As far as we can tell, we are the first theatre ever to have presented a full reading of the Bible,” said a spokesman for the theatre.

We're starting on Palm Sunday and finishing on Easter Monday... simple, unstaged, and a rare opportunity to experience one of the most significant pieces of world literature in its entirety.”

The performance will celebrate the 400th anniversary of the King James Bible, the English translation published in 1611. Some 50 scholars chosen by the king created a unified Bible for England and a masterpiece of English literature.

Although it was “appointed to be read in churches”, religious services include only passages, the Globe spokesman said, adding that the marathon reading is an attempt to focus the ear on the words of one of the great achievements of English in a different setting.... Read this in full at

The majority of Protestants and evangelicals believe that good people and people of other religions can go to heaven, according to author David Campbell. Campbell, who co-wrote American Grace, How Religion Divides and Unites Us, contends that surveys of 3,000 Americans, used to write the book, show that American people of faith, though devout, are very tolerant. So much so that most believers also believe that good people, despite their religious affiliation, can go to heaven.

Among the faiths, 83% of evangelical Protestants agreed that good people of other religions can go to heaven. Ninety percent of black Protestants also believe good people can go to heaven. When prodded further, more than half – 54% – of evangelical Protestants said yes, people of religions other than Christianity can go to heaven. Sixty-two percent of black Protestants agreed with the statement.... Read this in full at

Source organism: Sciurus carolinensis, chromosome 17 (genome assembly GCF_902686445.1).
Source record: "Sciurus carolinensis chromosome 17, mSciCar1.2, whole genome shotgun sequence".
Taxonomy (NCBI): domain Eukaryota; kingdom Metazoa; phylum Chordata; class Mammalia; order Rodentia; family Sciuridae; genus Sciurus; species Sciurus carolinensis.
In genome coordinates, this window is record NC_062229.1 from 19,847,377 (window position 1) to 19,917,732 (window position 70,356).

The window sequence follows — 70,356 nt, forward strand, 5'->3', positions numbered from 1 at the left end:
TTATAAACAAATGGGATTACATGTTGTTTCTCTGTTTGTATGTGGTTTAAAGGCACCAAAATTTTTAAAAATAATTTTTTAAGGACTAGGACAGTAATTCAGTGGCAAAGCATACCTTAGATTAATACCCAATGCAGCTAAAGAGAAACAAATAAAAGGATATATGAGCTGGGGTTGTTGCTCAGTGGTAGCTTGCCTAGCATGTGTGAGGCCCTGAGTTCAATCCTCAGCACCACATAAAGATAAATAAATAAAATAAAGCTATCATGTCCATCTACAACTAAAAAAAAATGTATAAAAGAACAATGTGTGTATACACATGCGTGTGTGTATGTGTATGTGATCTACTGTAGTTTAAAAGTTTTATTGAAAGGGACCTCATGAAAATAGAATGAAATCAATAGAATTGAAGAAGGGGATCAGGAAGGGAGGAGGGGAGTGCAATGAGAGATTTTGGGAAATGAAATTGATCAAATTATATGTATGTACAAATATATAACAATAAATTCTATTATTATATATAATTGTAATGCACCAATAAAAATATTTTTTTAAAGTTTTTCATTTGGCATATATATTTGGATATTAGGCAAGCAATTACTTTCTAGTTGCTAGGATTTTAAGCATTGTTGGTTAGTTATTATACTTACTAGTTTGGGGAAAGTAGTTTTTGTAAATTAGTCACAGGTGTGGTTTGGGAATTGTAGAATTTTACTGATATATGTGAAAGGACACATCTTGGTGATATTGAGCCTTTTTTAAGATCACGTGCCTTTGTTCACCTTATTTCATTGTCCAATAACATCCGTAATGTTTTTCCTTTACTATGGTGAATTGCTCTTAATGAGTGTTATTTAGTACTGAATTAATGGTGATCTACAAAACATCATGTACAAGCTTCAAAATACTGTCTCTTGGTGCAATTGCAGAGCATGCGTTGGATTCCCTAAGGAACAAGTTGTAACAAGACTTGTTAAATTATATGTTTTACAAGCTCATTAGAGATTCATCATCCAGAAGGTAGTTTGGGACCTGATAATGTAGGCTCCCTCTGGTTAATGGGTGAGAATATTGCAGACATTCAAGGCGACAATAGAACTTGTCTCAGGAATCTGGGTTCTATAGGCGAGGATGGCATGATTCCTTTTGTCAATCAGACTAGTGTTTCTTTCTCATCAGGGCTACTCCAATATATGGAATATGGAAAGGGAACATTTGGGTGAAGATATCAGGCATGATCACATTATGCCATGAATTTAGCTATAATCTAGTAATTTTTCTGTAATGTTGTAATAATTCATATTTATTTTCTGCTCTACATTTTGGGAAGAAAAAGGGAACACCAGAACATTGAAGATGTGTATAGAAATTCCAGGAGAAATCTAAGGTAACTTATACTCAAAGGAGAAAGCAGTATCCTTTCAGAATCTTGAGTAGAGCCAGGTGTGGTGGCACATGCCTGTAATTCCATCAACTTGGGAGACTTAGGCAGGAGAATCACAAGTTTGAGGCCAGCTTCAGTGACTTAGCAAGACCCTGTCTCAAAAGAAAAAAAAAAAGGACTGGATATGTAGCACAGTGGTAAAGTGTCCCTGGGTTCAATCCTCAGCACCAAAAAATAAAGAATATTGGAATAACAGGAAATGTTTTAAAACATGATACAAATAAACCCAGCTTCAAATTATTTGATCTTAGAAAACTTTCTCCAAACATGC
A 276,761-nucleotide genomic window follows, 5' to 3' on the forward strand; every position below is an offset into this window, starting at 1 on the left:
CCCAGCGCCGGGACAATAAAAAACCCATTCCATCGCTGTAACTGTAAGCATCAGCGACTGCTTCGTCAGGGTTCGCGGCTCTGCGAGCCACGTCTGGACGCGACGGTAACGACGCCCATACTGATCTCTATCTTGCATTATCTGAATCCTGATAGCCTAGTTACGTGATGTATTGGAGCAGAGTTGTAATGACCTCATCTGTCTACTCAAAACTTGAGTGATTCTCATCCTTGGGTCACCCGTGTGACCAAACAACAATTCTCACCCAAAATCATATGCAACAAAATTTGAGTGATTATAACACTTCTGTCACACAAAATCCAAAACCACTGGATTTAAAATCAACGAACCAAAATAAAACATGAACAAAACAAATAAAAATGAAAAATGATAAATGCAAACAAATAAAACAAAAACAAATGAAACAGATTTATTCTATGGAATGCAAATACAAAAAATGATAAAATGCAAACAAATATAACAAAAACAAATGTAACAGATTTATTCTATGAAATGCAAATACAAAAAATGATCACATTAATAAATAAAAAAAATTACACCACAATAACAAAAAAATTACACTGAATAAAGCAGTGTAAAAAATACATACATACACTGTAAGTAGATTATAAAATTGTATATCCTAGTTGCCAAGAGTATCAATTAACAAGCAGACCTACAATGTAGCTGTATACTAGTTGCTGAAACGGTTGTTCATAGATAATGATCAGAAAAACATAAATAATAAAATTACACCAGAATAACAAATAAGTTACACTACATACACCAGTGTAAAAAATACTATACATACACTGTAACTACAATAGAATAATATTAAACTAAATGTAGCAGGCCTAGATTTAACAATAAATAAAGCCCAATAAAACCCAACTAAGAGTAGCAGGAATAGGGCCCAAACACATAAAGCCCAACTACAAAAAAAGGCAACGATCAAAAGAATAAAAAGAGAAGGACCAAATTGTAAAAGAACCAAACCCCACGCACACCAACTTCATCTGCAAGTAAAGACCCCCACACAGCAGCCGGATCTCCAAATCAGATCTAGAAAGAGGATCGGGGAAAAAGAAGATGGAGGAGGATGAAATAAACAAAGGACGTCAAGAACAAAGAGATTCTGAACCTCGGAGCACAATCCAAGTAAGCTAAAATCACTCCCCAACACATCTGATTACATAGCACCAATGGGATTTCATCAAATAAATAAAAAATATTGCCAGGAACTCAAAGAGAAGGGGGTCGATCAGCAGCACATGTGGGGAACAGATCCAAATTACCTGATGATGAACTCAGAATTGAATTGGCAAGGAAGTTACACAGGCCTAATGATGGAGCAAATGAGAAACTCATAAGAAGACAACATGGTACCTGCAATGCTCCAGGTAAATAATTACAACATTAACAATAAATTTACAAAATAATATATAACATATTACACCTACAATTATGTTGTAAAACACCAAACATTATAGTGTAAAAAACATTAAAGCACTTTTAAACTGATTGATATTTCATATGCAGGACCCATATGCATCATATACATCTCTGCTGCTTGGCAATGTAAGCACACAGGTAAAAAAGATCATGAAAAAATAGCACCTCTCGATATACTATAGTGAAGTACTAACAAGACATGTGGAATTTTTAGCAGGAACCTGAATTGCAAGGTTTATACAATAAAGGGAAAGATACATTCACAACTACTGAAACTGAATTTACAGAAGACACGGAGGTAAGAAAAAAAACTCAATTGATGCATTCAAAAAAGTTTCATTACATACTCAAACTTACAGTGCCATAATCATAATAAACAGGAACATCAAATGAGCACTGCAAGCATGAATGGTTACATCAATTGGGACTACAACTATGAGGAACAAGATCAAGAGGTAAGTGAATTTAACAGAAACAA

Former President George W. Bush has given plenty of interviews around the release of his new book "Decision Points," but the one aired on the radio show Focus on the Family ( is different. In it, Bush -- one of the most openly religious presidents in recent history -- speaks freely about such faith-related issues as how his mother’s miscarriage shaped his opposition to abortion and how the Rev. Billy Graham helped him to quit drinking and led him to Jesus.

The Graham story was a mainstay of Bush’s 2000 presidential campaign, when Bush strenuously courted evangelical leaders and voters. These days, Bush is dishing out details of his experience with Graham, like how the future president was actually drunk when the two met at George H.W. Bush’s compound in Kennebunkport, Maine. The story is also in the book and in an interview with Focus on the Family he provides further details.... Read this in full at